04 September 2011

Macho Surgeons

Gabriel Weston in Direct Red* mentions, obliquely, the ‘macho’ culture in operating theatres. I doubt if there are any surgeons who routinely throw scalpels around these days — they would soon get a well-deserved bollocking from the theatre sister if they did. It’s all health and safety now. But it was once common, ordinary. Why?
I think it’s a memory from the ‘golden days’ of surgery, from the start of the 20th century to early post World War II times. Physicians then had almost no medications that actually did much for the patient; they relied on nostrums, fancy diets and authority. But surgeons could treat and cure some conditions by operations. If you had, for example, a stomach ulcer, no amount of diets, stomach bottles or whatever would do you any lasting good; only an operation would. And in those days, the success of an operation was measured by whether you survived it. There weren’t any antibiotics to ‘clear up’ any residues, no intensive care units for the patient’s optimised recovery,the surgeon had to be accurate, decisive, neat and quick.
So, there was a lot of pressure on surgeons to perform. And this stress was externalised through aggression and nit-picking. If the scalpels were blunt, the surgeon felt that the success of the operation was jeopardised, perhaps with some justification. So he — only men then — threw the scalpel away in disgust. And, as with physicians, surgeons then were authority figures; you didn’t dare question what was said or done.
Surgeons learnt by apprenticeship; you watched, listened, helped and learned. Not just how the operation was done, you learned how it was expected that you would behave in theatre. And the traditions of scalpel throwing were passed down through the generations, unthinkingly, unquestioningly. 

02 September 2011

Necessary or Sufficient?

I’d never heard of the ‘necessary or sufficient’ argument before I studied for a BA with the Open University. It appeared during a discussion about skyscrapers.
The standard received story is that the first skyscrapers were in Chicago, and not all that tall — about 16 storeys. At the time they were built it was known that people wouldn’t climb more than six flights of stairs to an office. So, lifts were ‘necessary’ for the development of skyscrapers, yet were not a ‘sufficient’ reason for their development. We had to think of other factors.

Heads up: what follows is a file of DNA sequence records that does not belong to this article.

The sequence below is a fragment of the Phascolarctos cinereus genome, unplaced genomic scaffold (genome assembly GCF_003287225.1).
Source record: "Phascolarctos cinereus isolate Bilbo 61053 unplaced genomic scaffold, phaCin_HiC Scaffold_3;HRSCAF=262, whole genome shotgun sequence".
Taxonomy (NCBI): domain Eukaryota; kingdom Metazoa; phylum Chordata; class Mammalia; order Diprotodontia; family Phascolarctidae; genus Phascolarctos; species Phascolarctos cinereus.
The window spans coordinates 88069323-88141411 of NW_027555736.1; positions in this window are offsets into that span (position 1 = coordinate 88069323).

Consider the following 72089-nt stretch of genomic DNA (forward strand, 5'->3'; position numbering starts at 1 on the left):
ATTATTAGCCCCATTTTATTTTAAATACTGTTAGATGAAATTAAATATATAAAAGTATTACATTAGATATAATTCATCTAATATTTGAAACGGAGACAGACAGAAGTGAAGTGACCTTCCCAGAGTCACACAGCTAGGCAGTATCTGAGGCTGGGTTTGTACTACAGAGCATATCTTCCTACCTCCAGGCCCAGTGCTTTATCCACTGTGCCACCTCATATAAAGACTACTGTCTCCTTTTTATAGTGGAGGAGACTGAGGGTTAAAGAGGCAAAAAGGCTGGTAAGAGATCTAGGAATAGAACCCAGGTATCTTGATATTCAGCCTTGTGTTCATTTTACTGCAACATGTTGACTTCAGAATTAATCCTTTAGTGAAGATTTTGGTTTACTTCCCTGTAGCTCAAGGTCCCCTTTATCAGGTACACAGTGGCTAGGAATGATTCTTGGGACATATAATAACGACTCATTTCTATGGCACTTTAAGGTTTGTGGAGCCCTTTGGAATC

I’ve never yet a medical professional who has heard of this type of argument, though from the way they frame things, they are probably unconsciously aware of it.
Consider this: cigarette packets are covered in warnings about how bad it is to smoke, and how smoking gives you cancer. This isn’t quite correct. Most cases of lung cancer are associated — note the careful use of words — with smoking, but around 5% are not. And yes, I do know that there are several varieties of lung cancer.
But, only about 20% of cigarette smokers get lung cancer — yes, perhaps the others die of other smoking related causes. I’m not trying to say that smoking is good for you, or even safe. I’m just trying to get behind some of the facts.
And the facts simply say that for most cases of lung cancer, smoking is necessary, but it is not sufficient. If it was a sufficient cause, then (almost) all smokers would get lung cancer. They don’t. Therefore, there are other factors to be considered — these days we would consider genetic susceptibility, and perhaps other environmental nasties.
The same is true for alcoholic cirrhosis of the liver. This is now a major problem in younger people, and has been linked to binge drinking. It’s clear that alcoholic cirrhosis is caused by ‘excessive’ alcohol consumption, and there are guidelines about units per day. In passing, I note that these recommendations were figures plucked out of the ether; it was seen to be important to tell people how much they could ’safely’ drink. Yet there are plenty of people who drink far more than the recommendations, and who don’t get cirrhosis. Alcohol is necessary for alcoholic cirrhosis, yet not ‘sufficient’. Again, there seems to be evidence of a ‘genetic weakness’.
And none of the above is to be interpreted as encouragement to smoke at all, or to drink to ‘excess’. It isn’t.
On the other hand, mesothelioma — a malignancy of the pleural lining of the chest — is directly related to exposure to asbestos fibres, and is (almost) unknown if there has been no exposure. Asbestos is not only necessary, it is sufficient.
Next time you hear an expert talking about associations and causation, just ask how much of it is necessary and how much is sufficient.